Following his time at Idaho State University, Mr. Horvat transitioned to being a Computer Manager for a State Auditor’s Office in Boise, Idaho. However, this would only last for a short while.
At this point, Mr. Horvat made a pivotal decision, one that began his life in work abroad. After discovering that Lockheed Martin, an aircraft industry projects company in California, was working on a project in Iran, Mr. Horvat became a Systems Designer. At the time, Lockheed Martin was working on a maintenance facility for jumbo jets.
Although his home base was located just outside of Ontario, California, Mr. Horvat spent a lot of time in Iran, foreshadowing future work in the Middle East, giving presentations. In what seemed to be destiny, Mr. Horvat also met his wife, Guity, in Iran.
“When I went to Iran, it was lovely. The people were very nice; I tried to follow the customs as much as I could. I tried to learn as much as possible about their customs,” said Mr. Horvat.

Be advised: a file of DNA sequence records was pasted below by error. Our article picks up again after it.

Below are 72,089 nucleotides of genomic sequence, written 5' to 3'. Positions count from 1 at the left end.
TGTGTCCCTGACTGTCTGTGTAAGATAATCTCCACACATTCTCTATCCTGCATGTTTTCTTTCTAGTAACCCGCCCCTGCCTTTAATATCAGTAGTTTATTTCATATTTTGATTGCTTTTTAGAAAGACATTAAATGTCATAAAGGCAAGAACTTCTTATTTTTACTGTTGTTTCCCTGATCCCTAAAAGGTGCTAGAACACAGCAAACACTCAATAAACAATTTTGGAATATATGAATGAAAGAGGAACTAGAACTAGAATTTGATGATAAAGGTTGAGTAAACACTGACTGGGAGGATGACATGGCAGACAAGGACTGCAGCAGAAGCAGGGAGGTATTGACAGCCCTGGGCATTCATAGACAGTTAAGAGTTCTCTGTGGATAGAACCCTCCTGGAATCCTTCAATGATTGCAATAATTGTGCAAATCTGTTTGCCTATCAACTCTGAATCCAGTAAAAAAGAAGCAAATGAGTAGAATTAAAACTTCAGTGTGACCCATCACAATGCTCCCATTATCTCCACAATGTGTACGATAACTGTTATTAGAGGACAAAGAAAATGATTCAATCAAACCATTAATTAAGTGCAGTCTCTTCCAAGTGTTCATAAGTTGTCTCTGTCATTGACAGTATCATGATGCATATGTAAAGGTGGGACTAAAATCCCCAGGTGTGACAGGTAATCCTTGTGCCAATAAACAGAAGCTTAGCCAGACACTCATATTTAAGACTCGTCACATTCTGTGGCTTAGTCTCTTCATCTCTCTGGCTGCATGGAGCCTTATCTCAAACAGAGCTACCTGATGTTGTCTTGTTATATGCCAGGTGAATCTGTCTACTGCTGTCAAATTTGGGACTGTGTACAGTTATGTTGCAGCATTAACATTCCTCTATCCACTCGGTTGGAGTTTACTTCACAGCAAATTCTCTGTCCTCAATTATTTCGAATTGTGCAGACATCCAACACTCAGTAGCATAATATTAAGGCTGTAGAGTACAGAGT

However, Mr. Horvat’s time in Iran was short lived, as Lockheed Martin’s project was canceled in Iran due to the change in regimes, with Ayatollah Khomeini establishing an anti-Western Islamic republic in the country.
The change in Iran’s government forced yet another transition of jobs for Mr. Horvat. This time, for a short period, he worked as Computer Manager for a film development company.
After receiving a job offer in Saudi Arabia, Mr. Horvat, who now had a family to take care of, came to the decision to move the family out to Saudi Arabia. He now had a son, Christopher, and a daughter, Dena.
Mr. Horvat cited valuable lessons he learned from Bosco that aided him during fatherhood.
“I learned to be honest with my kids, especially my son, and to always try to be understanding, but firm,” said Mr. Horvat.
Prior to the move abroad, Mr. Horvat worked with the local soccer association due to his son’s interest in playing soccer. However, with the move to Saudi Arabia, Mr. Horvat’s children went to an American school in Saudi Arabia.
In Saudi Arabia, Mr. Horvat again observed the customs and culture of the people, even drawing some insight into the Islamic world.